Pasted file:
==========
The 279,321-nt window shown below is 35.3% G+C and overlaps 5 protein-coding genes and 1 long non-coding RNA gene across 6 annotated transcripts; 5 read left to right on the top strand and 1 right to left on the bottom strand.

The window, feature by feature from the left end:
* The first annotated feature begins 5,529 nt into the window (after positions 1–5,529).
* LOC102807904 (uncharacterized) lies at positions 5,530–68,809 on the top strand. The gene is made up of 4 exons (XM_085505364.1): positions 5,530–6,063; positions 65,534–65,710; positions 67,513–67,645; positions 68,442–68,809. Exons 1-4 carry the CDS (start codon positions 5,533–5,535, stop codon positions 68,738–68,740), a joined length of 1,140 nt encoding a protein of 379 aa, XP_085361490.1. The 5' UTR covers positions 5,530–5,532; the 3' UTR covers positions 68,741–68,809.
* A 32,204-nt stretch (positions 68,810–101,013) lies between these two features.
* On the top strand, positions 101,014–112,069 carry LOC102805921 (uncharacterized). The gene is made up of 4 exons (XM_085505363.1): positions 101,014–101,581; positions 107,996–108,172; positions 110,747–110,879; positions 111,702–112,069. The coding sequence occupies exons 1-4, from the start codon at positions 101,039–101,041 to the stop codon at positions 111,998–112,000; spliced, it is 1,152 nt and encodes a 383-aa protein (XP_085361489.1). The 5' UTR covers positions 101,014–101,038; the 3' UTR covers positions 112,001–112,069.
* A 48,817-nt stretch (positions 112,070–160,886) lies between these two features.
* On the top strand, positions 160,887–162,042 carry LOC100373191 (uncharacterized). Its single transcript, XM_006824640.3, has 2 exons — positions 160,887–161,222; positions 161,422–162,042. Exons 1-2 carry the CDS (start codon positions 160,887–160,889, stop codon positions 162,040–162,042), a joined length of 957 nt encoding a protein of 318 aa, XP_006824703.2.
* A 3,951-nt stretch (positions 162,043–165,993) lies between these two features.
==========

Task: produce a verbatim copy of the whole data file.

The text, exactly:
The 279,321-nt window shown below is 35.3% G+C and overlaps 5 protein-coding genes and 1 long non-coding RNA gene across 6 annotated transcripts; 5 read left to right on the top strand and 1 right to left on the bottom strand.

The window, feature by feature from the left end:
* The first annotated feature begins 5,529 nt into the window (after positions 1–5,529).
* LOC102807904 (uncharacterized) lies at positions 5,530–68,809 on the top strand. The gene is made up of 4 exons (XM_085505364.1): positions 5,530–6,063; positions 65,534–65,710; positions 67,513–67,645; positions 68,442–68,809. Exons 1-4 carry the CDS (start codon positions 5,533–5,535, stop codon positions 68,738–68,740), a joined length of 1,140 nt encoding a protein of 379 aa, XP_085361490.1. The 5' UTR covers positions 5,530–5,532; the 3' UTR covers positions 68,741–68,809.
* A 32,204-nt stretch (positions 68,810–101,013) lies between these two features.
* On the top strand, positions 101,014–112,069 carry LOC102805921 (uncharacterized). The gene is made up of 4 exons (XM_085505363.1): positions 101,014–101,581; positions 107,996–108,172; positions 110,747–110,879; positions 111,702–112,069. The coding sequence occupies exons 1-4, from the start codon at positions 101,039–101,041 to the stop codon at positions 111,998–112,000; spliced, it is 1,152 nt and encodes a 383-aa protein (XP_085361489.1). The 5' UTR covers positions 101,014–101,038; the 3' UTR covers positions 112,001–112,069.
* A 48,817-nt stretch (positions 112,070–160,886) lies between these two features.
* On the top strand, positions 160,887–162,042 carry LOC100373191 (uncharacterized). Its single transcript, XM_006824640.3, has 2 exons — positions 160,887–161,222; positions 161,422–162,042. Exons 1-2 carry the CDS (start codon positions 160,887–160,889, stop codon positions 162,040–162,042), a joined length of 957 nt encoding a protein of 318 aa, XP_006824703.2.
* A 3,951-nt stretch (positions 162,043–165,993) lies between these two features.